Regardless of your genre, authors, screenwriters, and playwrights have much to think about when creating a character. One tool to help is a kind of fill-in-the-blanks template you can use for each one. I’ve developed a rather extensive one over the years and share it here. It can be overkill, so don’t feel the need to completely fill it out – you may never get around to writing a story if you do it all for every character!
This is a multi-part blog, with this one focusing on an overview. Part 2 will discuss personal life, relationships, adventuring, equipment, combat, and the supernatural. Since I’m a fantasy author, some of this applies to my genre but may not to yours. Part 3 includes a downloadable template (for Word or as a PDF).
Role in the Story
What purpose does this character serve for your story and in relation to your main character? If a main character, more of this template should be filled out. Minor characters need less.
Describe this character in 2-3 sentences. You should have this ready in case someone asks and for your own benefit.
Include any scars, tattoos, or distinguishing marks, plus body type, size, and the usual height/weight and coloring info. What impression do they create? How do they feel about their appearance? Do they let themselves go or stay fit and tidy? Have any vices impacted their appearance? How old are they, and how old do they feel/look/wish they were? Does he have any injuries that still affect him?
|Height||Height in feet or just tall, medium, short|
|Weight||A number or just fitness level|
|Hair||Include length with color|
Intelligence and Wisdom
How smart/dumb is he and about what? Book smarts vs. real world smarts? People smart? Emotionally smart?
Is he friendly, shy, bold, cocky, laid back, uptight, nervous, quiet until you know him?
Passions, Vices, Ideas, Fears, & Torments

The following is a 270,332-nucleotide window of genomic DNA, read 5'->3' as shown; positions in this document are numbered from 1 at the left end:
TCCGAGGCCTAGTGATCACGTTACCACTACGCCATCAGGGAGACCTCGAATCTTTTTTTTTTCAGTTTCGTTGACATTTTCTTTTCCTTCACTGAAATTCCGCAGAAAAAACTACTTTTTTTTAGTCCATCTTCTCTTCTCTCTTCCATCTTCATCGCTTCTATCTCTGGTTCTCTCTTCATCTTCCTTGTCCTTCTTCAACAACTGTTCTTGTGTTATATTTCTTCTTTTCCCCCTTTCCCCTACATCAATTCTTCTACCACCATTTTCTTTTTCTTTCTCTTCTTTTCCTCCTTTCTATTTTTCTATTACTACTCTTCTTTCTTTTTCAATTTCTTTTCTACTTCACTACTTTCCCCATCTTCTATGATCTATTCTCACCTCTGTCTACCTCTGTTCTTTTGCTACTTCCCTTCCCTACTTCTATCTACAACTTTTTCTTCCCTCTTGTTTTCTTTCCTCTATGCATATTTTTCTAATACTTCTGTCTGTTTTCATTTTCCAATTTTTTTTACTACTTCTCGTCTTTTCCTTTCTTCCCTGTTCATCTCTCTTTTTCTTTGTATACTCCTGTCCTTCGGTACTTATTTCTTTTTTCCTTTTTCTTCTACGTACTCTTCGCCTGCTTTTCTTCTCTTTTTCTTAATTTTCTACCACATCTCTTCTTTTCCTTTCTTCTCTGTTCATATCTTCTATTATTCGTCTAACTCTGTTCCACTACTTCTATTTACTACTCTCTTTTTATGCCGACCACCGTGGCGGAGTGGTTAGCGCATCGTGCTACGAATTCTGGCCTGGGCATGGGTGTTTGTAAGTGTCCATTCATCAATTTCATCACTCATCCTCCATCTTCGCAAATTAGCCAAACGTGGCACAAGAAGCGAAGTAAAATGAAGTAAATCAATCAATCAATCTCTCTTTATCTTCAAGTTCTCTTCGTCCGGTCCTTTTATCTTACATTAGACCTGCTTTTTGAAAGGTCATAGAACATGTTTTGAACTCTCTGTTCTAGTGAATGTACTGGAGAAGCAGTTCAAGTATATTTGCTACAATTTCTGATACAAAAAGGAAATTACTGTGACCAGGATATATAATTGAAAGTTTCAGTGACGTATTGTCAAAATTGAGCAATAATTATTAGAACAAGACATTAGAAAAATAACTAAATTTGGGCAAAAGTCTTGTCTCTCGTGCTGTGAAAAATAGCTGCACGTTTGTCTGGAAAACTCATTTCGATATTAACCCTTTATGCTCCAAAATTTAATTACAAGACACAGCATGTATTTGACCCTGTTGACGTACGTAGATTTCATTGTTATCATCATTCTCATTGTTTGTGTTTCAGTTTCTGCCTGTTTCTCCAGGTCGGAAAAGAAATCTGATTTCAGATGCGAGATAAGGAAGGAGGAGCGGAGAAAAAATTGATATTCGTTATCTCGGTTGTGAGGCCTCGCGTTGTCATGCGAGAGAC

What ideas drive him? What vices does he have? What is he passionate about? What torments or haunts him (any demons?)? What is he afraid of and what is the greatest fear (does he know it?)?
Desires, Goals, and Intentions
Who/what does he want to be with, achieve, or avoid and why? Is he compassionate, self-absorbed, indifferent?
What He Thinks of Himself
How self-aware is he? For all the attributes you wrote above, does he know these things or not? Is he an unreliable narrator if you’re writing in first person?
What Others Think of Him
This means people who know him.
This means people who do not know him. Reputation is an opinion about a stranger.
Gods, Religion, and Beliefs
What religion does he follow and does he actually believe in it or just go through the motions? Is he a sinner? Holier-than-thou? Tolerant or intolerant? Is he an atheist? Do religions please him or drive him nuts? Does he act in accordance with his beliefs or is he a hypocrite? Does he know this on some level?
What does he actually believe? Is he right/wrong?
Has he ever changed what he believes or religions? Why?
Does he know his strengths? What are they? Do people resent them or appreciate them? Does he resent or appreciate that?
Does he know his weaknesses, including vices? What are they? Do people know about them? Is he scorned or mocked for them? Do others take advantage? Does he try to hide them to prevent them or from shame? How much control over his life do they have? Have they ever destroyed him? Will they? Does he triumph or succumb? What is his fate? Will he be a cautionary tale?